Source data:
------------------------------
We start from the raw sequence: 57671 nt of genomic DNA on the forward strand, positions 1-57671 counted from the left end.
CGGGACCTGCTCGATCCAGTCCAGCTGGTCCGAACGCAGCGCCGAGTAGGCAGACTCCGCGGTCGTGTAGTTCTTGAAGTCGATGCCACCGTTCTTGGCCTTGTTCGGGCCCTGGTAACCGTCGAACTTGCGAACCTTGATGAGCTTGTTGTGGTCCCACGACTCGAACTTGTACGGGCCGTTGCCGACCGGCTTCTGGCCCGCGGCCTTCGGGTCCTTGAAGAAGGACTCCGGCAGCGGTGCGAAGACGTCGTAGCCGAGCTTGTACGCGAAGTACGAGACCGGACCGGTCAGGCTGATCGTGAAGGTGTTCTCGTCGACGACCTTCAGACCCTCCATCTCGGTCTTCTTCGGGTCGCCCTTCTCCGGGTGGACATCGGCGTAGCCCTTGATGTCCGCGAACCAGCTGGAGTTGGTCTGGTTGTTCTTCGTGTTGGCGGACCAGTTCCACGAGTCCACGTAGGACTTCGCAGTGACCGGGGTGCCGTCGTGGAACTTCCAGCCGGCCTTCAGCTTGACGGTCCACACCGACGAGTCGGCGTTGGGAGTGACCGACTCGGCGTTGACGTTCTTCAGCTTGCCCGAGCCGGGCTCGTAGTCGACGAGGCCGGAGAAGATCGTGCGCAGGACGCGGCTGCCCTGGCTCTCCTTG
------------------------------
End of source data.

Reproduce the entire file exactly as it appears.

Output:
We start from the raw sequence: 57671 nt of genomic DNA on the forward strand, positions 1-57671 counted from the left end.
CGGGACCTGCTCGATCCAGTCCAGCTGGTCCGAACGCAGCGCCGAGTAGGCAGACTCCGCGGTCGTGTAGTTCTTGAAGTCGATGCCACCGTTCTTGGCCTTGTTCGGGCCCTGGTAACCGTCGAACTTGCGAACCTTGATGAGCTTGTTGTGGTCCCACGACTCGAACTTGTACGGGCCGTTGCCGACCGGCTTCTGGCCCGCGGCCTTCGGGTCCTTGAAGAAGGACTCCGGCAGCGGTGCGAAGACGTCGTAGCCGAGCTTGTACGCGAAGTACGAGACCGGACCGGTCAGGCTGATCGTGAAGGTGTTCTCGTCGACGACCTTCAGACCCTCCATCTCGGTCTTCTTCGGGTCGCCCTTCTCCGGGTGGACATCGGCGTAGCCCTTGATGTCCGCGAACCAGCTGGAGTTGGTCTGGTTGTTCTTCGTGTTGGCGGACCAGTTCCACGAGTCCACGTAGGACTTCGCAGTGACCGGGGTGCCGTCGTGGAACTTCCAGCCGGCCTTCAGCTTGACGGTCCACACCGACGAGTCGGCGTTGGGAGTGACCGACTCGGCGTTGACGTTCTTCAGCTTGCCCGAGCCGGGCTCGTAGTCGACGAGGCCGGAGAAGATCGTGCGCAGGACGCGGCTGCCCTGGCTCTCCTTG